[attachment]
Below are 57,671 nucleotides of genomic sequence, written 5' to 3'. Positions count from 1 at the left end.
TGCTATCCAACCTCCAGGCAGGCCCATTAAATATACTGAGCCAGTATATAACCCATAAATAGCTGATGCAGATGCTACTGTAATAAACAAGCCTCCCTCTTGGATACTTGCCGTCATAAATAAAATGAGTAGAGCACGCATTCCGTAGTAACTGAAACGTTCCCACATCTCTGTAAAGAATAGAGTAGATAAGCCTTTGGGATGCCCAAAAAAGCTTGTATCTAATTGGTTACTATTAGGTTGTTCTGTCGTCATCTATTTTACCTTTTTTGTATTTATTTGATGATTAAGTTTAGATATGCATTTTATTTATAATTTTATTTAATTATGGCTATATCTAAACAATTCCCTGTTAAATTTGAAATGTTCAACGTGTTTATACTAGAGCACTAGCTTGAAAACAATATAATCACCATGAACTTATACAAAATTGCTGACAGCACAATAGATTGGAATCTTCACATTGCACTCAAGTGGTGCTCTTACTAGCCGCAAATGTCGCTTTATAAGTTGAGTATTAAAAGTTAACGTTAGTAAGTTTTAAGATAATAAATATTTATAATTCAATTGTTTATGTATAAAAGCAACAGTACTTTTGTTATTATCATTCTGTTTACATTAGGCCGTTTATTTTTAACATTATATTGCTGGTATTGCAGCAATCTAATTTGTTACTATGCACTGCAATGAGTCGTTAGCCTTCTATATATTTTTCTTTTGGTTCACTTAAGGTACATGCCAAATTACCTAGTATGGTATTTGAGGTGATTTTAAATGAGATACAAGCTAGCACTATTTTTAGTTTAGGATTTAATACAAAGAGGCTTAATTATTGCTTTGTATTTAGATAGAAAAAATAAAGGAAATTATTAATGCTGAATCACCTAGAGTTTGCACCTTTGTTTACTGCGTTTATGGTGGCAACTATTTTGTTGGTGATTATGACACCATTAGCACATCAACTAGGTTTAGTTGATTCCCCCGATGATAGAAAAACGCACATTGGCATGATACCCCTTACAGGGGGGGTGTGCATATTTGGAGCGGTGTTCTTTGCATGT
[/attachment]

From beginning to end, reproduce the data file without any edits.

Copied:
Below are 57,671 nucleotides of genomic sequence, written 5' to 3'. Positions count from 1 at the left end.
TGCTATCCAACCTCCAGGCAGGCCCATTAAATATACTGAGCCAGTATATAACCCATAAATAGCTGATGCAGATGCTACTGTAATAAACAAGCCTCCCTCTTGGATACTTGCCGTCATAAATAAAATGAGTAGAGCACGCATTCCGTAGTAACTGAAACGTTCCCACATCTCTGTAAAGAATAGAGTAGATAAGCCTTTGGGATGCCCAAAAAAGCTTGTATCTAATTGGTTACTATTAGGTTGTTCTGTCGTCATCTATTTTACCTTTTTTGTATTTATTTGATGATTAAGTTTAGATATGCATTTTATTTATAATTTTATTTAATTATGGCTATATCTAAACAATTCCCTGTTAAATTTGAAATGTTCAACGTGTTTATACTAGAGCACTAGCTTGAAAACAATATAATCACCATGAACTTATACAAAATTGCTGACAGCACAATAGATTGGAATCTTCACATTGCACTCAAGTGGTGCTCTTACTAGCCGCAAATGTCGCTTTATAAGTTGAGTATTAAAAGTTAACGTTAGTAAGTTTTAAGATAATAAATATTTATAATTCAATTGTTTATGTATAAAAGCAACAGTACTTTTGTTATTATCATTCTGTTTACATTAGGCCGTTTATTTTTAACATTATATTGCTGGTATTGCAGCAATCTAATTTGTTACTATGCACTGCAATGAGTCGTTAGCCTTCTATATATTTTTCTTTTGGTTCACTTAAGGTACATGCCAAATTACCTAGTATGGTATTTGAGGTGATTTTAAATGAGATACAAGCTAGCACTATTTTTAGTTTAGGATTTAATACAAAGAGGCTTAATTATTGCTTTGTATTTAGATAGAAAAAATAAAGGAAATTATTAATGCTGAATCACCTAGAGTTTGCACCTTTGTTTACTGCGTTTATGGTGGCAACTATTTTGTTGGTGATTATGACACCATTAGCACATCAACTAGGTTTAGTTGATTCCCCCGATGATAGAAAAACGCACATTGGCATGATACCCCTTACAGGGGGGGTGTGCATATTTGGAGCGGTGTTCTTTGCATGT